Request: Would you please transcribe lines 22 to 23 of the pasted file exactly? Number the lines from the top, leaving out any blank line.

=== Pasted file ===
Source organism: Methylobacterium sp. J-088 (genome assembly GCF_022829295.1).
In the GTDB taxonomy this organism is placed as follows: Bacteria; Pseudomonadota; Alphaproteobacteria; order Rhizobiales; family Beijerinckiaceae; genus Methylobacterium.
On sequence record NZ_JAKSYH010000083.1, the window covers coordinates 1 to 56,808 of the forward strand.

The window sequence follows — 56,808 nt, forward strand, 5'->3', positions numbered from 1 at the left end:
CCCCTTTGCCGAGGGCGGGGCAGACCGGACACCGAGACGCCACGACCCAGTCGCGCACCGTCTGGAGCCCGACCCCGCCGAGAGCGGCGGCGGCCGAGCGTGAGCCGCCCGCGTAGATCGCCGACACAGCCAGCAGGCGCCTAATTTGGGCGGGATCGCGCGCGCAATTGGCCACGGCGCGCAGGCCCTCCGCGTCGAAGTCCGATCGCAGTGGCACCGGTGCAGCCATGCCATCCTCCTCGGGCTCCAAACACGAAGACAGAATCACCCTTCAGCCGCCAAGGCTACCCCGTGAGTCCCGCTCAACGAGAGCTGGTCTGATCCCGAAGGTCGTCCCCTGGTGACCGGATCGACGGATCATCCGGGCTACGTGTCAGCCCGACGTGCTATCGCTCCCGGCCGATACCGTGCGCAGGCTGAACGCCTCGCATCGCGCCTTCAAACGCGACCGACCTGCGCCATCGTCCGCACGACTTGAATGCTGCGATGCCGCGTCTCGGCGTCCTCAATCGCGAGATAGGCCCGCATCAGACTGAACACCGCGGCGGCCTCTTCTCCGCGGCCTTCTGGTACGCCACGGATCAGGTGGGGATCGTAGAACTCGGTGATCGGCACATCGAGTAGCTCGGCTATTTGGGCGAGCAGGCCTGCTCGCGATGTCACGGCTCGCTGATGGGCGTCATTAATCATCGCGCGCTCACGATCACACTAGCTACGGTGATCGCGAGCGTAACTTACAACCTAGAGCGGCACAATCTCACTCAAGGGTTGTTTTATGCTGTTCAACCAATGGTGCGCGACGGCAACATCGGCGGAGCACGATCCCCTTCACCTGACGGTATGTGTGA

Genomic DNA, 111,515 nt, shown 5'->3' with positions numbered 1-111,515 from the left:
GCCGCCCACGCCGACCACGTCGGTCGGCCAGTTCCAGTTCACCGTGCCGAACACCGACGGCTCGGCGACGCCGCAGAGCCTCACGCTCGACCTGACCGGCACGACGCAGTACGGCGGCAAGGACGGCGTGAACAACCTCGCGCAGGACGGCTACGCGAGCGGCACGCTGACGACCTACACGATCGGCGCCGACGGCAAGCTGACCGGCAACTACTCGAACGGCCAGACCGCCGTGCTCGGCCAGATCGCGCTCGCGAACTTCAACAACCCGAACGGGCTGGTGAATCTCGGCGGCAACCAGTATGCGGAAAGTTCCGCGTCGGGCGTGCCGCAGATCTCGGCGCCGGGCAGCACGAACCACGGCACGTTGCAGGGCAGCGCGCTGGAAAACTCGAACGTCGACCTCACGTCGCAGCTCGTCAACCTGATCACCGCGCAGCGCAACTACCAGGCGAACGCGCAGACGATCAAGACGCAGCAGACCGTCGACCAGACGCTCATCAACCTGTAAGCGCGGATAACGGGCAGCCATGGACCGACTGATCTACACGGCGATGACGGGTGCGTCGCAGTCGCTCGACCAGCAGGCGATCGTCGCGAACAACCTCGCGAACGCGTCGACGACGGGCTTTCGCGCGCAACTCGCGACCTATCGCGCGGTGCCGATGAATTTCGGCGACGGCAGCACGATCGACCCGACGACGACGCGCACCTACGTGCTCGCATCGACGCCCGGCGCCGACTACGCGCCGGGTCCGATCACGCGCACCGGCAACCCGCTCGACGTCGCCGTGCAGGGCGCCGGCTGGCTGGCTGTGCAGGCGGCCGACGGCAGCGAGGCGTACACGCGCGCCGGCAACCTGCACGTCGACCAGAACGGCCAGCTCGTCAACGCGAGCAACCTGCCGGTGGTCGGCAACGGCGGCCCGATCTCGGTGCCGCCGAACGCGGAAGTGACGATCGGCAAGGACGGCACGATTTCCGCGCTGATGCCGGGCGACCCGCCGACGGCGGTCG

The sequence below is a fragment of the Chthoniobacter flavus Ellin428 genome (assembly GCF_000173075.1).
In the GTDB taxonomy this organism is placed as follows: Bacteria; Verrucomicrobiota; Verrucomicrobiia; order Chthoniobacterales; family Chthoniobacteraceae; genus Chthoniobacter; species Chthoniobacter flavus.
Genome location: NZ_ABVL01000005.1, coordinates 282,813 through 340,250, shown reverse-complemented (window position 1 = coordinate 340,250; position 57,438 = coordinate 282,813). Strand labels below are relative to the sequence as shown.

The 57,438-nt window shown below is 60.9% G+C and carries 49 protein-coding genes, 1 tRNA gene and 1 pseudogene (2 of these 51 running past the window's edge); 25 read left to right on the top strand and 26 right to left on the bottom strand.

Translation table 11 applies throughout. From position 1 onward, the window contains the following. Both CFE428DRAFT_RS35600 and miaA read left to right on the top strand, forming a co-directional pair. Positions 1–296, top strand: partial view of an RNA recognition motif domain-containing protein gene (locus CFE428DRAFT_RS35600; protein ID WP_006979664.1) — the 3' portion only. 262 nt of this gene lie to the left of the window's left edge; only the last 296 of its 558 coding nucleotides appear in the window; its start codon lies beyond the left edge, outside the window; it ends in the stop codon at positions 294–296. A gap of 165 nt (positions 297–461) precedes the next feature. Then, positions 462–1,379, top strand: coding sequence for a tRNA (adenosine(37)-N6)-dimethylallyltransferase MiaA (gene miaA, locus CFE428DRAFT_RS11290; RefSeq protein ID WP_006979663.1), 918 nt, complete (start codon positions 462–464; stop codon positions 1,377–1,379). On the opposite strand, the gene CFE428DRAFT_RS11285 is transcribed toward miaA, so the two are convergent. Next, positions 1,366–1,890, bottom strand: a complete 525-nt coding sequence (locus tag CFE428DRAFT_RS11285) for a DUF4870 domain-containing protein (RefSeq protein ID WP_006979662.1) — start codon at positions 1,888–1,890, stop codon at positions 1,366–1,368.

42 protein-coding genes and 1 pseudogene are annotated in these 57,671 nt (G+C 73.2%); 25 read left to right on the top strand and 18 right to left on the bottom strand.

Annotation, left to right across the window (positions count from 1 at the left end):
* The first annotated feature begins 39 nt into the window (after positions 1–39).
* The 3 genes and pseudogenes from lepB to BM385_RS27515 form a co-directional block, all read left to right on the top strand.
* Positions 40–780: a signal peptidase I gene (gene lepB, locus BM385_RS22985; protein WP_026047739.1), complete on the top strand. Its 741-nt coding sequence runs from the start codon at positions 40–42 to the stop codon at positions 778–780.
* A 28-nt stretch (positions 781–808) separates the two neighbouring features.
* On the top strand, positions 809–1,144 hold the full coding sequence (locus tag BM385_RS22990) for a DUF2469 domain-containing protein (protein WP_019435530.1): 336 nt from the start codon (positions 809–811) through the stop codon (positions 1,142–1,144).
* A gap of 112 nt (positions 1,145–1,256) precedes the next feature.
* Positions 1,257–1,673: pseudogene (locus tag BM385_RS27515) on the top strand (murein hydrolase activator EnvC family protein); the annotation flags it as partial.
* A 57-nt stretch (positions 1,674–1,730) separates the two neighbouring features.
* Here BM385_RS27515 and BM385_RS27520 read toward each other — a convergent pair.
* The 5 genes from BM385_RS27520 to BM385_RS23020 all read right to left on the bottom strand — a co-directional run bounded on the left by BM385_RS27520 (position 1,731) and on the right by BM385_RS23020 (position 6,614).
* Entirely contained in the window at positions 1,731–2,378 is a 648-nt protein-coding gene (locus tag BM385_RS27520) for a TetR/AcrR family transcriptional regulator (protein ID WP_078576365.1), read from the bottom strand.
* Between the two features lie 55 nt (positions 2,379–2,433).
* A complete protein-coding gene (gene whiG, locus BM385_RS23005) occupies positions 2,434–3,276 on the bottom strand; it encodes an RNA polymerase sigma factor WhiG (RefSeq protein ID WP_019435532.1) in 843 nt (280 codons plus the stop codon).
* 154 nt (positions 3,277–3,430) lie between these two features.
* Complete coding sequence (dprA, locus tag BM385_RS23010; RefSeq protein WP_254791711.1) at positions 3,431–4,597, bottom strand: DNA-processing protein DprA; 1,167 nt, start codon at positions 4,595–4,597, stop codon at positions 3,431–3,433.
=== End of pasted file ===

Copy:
* A 57-nt stretch (positions 1,674–1,730) separates the two neighbouring features.
* Here BM385_RS27515 and BM385_RS27520 read toward each other — a convergent pair.